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Dee’s day starts shortly after sunrise in a small office she shares with a colleague.
She pores over neatly kept notes to help organize days that are rarely predictable. As part of the Permanent Supportive Housing team, Dee shepherds families through turmoil.
A U.S. Air Force veteran, Dee helps the most vulnerable families find a path to stability. Most have histories of substance use, complex medical diagnoses, domestic violence, and trauma.
For many, Dee is a welcome respite in a storm she hopes to permanently quell.
On a recent morning, Dee set out in her Jeep for a home visit with Corinne, a longer-term client who’s made great strides. The worst behind her, check-ins are now nuts-and-bolts in nature.
“You good with your rent? Utility bills on track?” Dee asks. “Yeah we’re doing well,” Corinne answers while her oldest daughter cooks breakfast.
Since a bumpy bus ride to Western Massachusetts eight years ago, Corinne has battled custody hearings, substance use, and chronic poverty.
CHD helped Corinne find affordable housing and connect her to the community. Her four children are now thriving. She has a car and a steady job.
Their rapport is comfortable and familiar. Dee asks about each family member as if they are her own. She praises Corinne’s son for making “student of the month” at his grade school.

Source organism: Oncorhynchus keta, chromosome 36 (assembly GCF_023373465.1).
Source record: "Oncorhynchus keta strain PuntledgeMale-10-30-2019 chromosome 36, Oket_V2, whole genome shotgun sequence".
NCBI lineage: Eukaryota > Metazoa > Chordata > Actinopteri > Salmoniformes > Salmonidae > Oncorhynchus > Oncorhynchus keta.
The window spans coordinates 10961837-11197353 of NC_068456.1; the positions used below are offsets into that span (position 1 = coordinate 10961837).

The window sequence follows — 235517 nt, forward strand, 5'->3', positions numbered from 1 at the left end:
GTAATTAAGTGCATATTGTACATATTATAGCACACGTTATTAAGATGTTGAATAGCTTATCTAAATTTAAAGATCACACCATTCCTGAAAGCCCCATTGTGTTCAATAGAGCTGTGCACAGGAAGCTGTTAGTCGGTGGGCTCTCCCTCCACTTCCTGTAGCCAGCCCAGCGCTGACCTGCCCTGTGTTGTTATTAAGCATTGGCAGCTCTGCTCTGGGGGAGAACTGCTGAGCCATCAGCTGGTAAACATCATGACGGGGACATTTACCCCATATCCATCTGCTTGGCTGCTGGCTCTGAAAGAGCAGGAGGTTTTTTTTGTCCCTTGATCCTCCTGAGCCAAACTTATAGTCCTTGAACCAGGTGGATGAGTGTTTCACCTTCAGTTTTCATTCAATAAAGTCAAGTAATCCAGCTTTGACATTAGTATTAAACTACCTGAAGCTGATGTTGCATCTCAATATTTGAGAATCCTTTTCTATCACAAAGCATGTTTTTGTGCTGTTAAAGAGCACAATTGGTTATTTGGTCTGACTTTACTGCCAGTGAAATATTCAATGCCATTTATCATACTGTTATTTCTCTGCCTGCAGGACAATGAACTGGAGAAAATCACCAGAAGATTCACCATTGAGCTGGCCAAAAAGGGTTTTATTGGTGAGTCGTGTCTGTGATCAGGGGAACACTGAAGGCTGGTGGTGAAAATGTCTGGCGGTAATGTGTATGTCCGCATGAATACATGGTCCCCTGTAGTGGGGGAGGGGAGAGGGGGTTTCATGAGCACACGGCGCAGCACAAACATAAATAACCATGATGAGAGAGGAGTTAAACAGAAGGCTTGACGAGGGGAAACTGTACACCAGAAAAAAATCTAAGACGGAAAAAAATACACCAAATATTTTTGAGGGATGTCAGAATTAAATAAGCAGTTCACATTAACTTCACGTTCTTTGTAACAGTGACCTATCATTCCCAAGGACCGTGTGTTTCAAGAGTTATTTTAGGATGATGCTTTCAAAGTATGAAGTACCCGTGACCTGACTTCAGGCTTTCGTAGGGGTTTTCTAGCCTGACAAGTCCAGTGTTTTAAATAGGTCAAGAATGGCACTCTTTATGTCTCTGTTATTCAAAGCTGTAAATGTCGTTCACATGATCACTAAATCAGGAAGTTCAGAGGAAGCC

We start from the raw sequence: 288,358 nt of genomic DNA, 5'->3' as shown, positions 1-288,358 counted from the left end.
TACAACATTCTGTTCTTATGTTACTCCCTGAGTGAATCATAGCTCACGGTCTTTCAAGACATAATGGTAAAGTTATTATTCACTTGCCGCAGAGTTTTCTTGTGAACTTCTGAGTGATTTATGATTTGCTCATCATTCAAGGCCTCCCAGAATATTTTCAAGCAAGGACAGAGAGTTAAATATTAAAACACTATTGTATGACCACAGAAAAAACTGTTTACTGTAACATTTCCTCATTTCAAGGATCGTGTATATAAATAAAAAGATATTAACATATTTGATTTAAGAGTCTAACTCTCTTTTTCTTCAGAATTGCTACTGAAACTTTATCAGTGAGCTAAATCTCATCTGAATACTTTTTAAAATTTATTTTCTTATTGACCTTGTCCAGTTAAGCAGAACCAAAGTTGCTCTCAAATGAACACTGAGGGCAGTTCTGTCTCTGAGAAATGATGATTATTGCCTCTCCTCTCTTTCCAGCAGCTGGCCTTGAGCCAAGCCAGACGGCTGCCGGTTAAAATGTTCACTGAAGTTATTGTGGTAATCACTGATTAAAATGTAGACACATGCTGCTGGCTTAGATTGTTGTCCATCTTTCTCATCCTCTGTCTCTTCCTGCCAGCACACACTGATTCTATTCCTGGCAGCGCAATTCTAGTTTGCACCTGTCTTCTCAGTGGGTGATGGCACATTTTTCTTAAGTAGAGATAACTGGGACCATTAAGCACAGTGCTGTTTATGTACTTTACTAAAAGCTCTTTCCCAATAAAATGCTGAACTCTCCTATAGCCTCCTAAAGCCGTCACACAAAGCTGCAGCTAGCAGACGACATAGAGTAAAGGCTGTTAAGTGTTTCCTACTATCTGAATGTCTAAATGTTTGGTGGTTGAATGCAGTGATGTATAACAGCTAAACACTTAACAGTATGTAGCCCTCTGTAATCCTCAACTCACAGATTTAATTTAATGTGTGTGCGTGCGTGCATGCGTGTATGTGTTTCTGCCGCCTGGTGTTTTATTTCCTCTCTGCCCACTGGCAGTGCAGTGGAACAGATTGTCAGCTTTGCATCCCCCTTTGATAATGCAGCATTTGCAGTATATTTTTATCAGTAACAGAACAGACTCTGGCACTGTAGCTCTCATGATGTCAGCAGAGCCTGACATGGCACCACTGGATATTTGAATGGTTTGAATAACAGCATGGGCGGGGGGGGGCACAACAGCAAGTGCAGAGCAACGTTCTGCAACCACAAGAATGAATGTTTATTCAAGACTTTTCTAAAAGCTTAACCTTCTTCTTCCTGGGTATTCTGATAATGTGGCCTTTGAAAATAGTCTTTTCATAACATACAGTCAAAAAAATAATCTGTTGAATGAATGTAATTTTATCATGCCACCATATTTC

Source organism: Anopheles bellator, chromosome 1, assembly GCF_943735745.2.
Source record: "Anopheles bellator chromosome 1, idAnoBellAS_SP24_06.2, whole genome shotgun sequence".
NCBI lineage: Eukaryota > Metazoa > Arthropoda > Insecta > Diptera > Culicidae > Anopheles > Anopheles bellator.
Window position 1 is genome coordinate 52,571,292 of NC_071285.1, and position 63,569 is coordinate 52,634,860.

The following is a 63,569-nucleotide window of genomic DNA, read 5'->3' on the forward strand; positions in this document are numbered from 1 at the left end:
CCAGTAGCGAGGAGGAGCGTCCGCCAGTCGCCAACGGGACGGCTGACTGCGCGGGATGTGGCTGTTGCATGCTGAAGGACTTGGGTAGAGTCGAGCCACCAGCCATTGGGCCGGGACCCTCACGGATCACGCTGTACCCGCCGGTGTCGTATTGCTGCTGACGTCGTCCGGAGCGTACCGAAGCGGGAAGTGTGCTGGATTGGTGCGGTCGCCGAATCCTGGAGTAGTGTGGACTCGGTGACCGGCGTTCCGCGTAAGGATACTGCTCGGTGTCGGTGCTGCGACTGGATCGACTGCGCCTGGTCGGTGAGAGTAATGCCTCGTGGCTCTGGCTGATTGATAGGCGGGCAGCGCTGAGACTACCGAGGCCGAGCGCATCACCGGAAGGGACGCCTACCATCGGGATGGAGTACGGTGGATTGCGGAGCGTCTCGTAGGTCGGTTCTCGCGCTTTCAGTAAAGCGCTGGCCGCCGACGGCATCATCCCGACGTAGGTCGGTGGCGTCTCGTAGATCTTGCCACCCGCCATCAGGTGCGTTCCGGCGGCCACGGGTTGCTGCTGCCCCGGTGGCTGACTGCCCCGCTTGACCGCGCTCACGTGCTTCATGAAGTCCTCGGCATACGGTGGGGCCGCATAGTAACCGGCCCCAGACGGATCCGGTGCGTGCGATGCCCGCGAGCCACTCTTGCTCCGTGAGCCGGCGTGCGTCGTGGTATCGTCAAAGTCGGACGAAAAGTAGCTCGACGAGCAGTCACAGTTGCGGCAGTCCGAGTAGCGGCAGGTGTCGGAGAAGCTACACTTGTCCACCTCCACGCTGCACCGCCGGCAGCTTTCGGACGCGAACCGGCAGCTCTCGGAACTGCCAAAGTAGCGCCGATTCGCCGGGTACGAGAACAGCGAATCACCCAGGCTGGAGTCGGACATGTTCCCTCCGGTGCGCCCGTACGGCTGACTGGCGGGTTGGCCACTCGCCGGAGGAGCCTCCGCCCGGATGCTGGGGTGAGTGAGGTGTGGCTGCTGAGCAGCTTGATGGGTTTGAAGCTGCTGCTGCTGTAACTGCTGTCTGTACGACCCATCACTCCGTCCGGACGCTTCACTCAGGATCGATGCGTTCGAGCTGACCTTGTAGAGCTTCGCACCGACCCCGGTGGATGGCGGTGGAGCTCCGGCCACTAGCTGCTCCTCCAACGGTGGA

Next is Saithe, who has a newborn and is embroiled in chaos. Not long ago, she was in a shelter with her 2-year-old daughter, and pregnant.
“She’s really bright and has a lot of charisma,” Dee says. “She’s been through some serious abuse, has some schooling under her belt, and is really resilient.”
Dee urges Saithe to resist the lure of chaos and embrace that potential. For now, at least, she’s safe.
Hours later, Dee visits our homeless shelter in Holyoke to meet with caseworker Marissa Torres. A family is moving from shelter to a placement in Puerto Rico. There are complicated travel plans to make, loose ends to tie up, and medical needs to manage. The process starts now.
With a caseload of 15 families, Dee is often tapped with “troubled” cases on an emergency basis. To that end, the day winds down with a call to meet a mom who has no place to go with her young children. She climbs into her Jeep, without a trace of frustration.
“These ladies are not exhausting to me. They’re overcoming great odds. They inspire me,” she says.